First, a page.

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5.54. Alectus.


Compare 1587 edition: 1 ALectus in hauing vanquiſhed and ſlayn Ca|rauſſius tooke vpon him the rule and gouern|ment of Britayn,Alectus in the yeare of our Lorde .293.Of vvhom our British hiſto|ries vvrite af|ter this maner. 293.

Compare 1587 edition: 1 This Alectus when he had reſtored the lande to the ſubiection of the Romaynes, didde vſe EEBO page image 82 greate crueltie agaynſt ſuche of the Britaynes, as hadde maynteined the parte of Carauſſius, by reaſon whereof, he purchaſed muche euill will of the Britons the which at length conſpired a|gaynſt him, and purpoſing to chaſe the Romai|nes altogether out of their countrey, they procu|red one Aſclepiodotus, whom (the Brytiſh chro|nicles name Duke of Cornewall) to take vpon him as chief capitaine of that enterpriſe. Wher|vpon the ſame Aſclepiodotus aſſembling a great armie togither, made ſuch ſharpe warres on the Romains, that they being chaſed from place to place, at length withdrewe to the citie of Lon|don, and there held them til Aſclepiodotus came thither, and prouoked Alectus and his Romains ſo muche, that in the end they iſſued foorth of the Citie, and gaue batayle to the Britons, in the whiche muche people on both partes were ſlayn, [figure appears here on page 82] but the greateſt number dyed on the Romaines ſyde: and amongeſt other, Alectus himſelf was ſlayne. The reſidue of the Romains that were lefte alyue, retired backe into the Citie with a captayn of theirs named Liuius Gallus, and de|fended themſelues within the walles for a tyme right valiantly.

Compare 1587 edition: 1 Thus was Alectus ſlayne of the Britons, af|ter he had reigned (as ſome ſuppoſe) aboute the terme of ſixe yeres (or as ſome other write) three yeares.Fabian. Mat. VVeſt.

5.55. Aſclepiodotus duke of Cornewall.

Aſclepiodotus duke of Cornewall.

Compare 1587 edition: 1 Aſcle|piodotus Galfr. Mon. Mat. VVest. [figure appears here on page 82] ASclepiodo|tus, Duke of Cornewall, began his reign ouer the Bri|tons in ye yeare of oure Lorde 232.

Compare 1587 edition: 1 After he had vanquiſhed the Romaynes in battayle, as before is recited, he layd his ſiege a|bout the citie of London, and finally by knight|ly force entred the ſame, and ſlew the fornamed Liuius Gallus neere vnto a brooke, whiche in thoſe dayes ranne through the citie, and threwe him into the ſame brooke: By reaſon whereof long after it was called Gallus or Wallus brooke. And at this preſente the ſtreet where the ſame brooke did runne, is called Walbrooke.VValb [...]

Compare 1587 edition: 1 Then after that Aſclepiodotus had ouercome all his enimyes, hee helde this lande a certayne ſpace in good reſt and quiet, and miniſtred iuſtice vprightly, in rewarding the good, and puniſhing the euyll. Till at lengthe through ſlaunderous toungs of malicious perſons, diſcorde was rey|ſed betwixte the king and one Coyll or Coylus, that was gouernoure of Colcheſter: the occa|ſion wherof appeareth not by writers.

Compare 1587 edition: 1 But whatſoeuer the matter was, there en|ſued ſuch hatred betwixt thẽ, that on both partes great armies were rayſed, [...] Mat. VVeſt. [...] and meetyng in the fielde, they fought a fore and myghtie battayle, in the whiche Aſclepiodotus was ſlayn, after he had reigned .xxx. yeares.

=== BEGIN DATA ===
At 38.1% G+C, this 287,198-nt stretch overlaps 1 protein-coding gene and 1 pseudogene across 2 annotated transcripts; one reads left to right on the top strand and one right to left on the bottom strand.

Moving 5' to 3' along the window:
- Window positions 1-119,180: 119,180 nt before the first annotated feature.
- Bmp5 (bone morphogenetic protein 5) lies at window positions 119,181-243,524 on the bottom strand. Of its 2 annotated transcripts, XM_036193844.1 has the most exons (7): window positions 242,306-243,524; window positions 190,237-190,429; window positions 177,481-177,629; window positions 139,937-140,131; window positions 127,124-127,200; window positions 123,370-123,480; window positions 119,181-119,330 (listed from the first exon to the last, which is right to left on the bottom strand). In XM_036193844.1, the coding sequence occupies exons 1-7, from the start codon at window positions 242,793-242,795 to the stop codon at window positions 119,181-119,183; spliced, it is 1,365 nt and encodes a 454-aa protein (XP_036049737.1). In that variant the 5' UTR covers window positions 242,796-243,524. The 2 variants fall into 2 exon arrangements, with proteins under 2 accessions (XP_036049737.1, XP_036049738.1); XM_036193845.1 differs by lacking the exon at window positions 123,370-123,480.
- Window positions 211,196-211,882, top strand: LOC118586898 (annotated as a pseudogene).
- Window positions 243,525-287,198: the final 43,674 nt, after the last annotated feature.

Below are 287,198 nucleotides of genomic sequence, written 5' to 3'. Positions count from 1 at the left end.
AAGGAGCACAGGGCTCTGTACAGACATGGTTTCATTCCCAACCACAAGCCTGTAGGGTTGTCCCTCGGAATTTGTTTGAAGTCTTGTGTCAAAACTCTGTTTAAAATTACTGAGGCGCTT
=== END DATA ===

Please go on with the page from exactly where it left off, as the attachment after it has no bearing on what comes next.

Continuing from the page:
Compare 1587 edition: 1 Thus hath Geffrey of Monmouth, and our common Chroniclers written of Carauſſius, [...]. Alectus, and Aſclepiodotus, whyche gouerned her in Britayne.

Compare 1587 edition: 1 But Eutropius that famous writer of the Romayne hiſtories, in the Actes of Diocletian hath in effecte theſe wordes.

Compare 1587 edition: 1 About the ſame tyme Carauſſius, the whiche being borne of moſte baſe ofſpring, atteyned to highe honour and dignitie by order of renow|med Chiualrie and ſeruice in the warres, receiued charge at Bolein, to kepe the ſeas quiet alongſt ye coaſts of Britain, Frãce, and Flaunders, & other EEBO page image 83 countreys thereaboutes, bycauſe the Frenche|men, whiche yet inhabited within the boundes of Germanye) and the Saxons ſore troubled thoſe ſeas. Carauſſius taking oftentymes ma|ny of the enimies, [...]he couetous [...]ctiſing of [...]. neyther reſtored the goddes to them of the countreye from whom the enimies had bereft the ſame, nor yet ſent any parte ther|of to the Emperours, but kept the whole to his owne vſe. Whervpon when ſuſpition roſe, that he ſhoulde of purpoſe ſuffer the enimies to paſſe by hym, tyll they had taken ſome pryſes, that [...] their returne with the ſame, he myght encounter with them, and take that from them whyche they hadde gotten, (by whiche ſubtile practiſe he was thought greatly to haue enriched himſelfe) Maximianus that was fellowe in gouernement of the Empire with Diocleſianus, remayning then in Gallia,Maximianus [...]rpoſeth to [...] Carauſsius. and aduertiſed of theſe doinges, commaunded that Carauſſius ſhoulde be ſlayn, but he hauing warning thereof rebelled, and v|ſurping the imperiall ornamentes and title, got poſſeſſion of Britayne, againſt whom (being a man of greate experience in all warlyke know|ledge) when warres had ben attempted and folo|wed in vayn,Polydore. at lengthe a peace was concluded with him, and ſo he enioyed the poſſeſſion of Bri|tayn by the ſpace of .vij. yeares,Eutropius. and then was ſlaine by his companion Alectus, the whiche af|ter him ruled Britayn for the ſpace of .iij. yeares, and was in the end oppreſſed by the guyle of Aſ|clepiodotus gouernour of the Pretorie, (or as I may call him) lord Lieutenant of ſome precinct and iuriſdiction perteyning to the Romayne em|pire. And ſo was Britayn recouered by the fore|ſaid Aſclepiodotus about .x. yeres after that Ca|rauſſius had firſt vſurped the gouernment there, and about the yere of our Lord .300.300. as Polydor iudgeth, wherin he varieth muche from Fabian and others.

Compare 1587 edition: 1 But to ſhew what we fynde further written of the ſubduing of Alectus, I think it not amiſſe to ſette downe what Mamertinus in his Ora|tion written in prayſe of Maximianus doth re|port of this matter:Mamertinus After he hath reckened vp di|uers noble victories by the ſayde Maximianus atchieued, & ſundry nations by his force ſubdued, he beginneth with Britayn in this wyſe.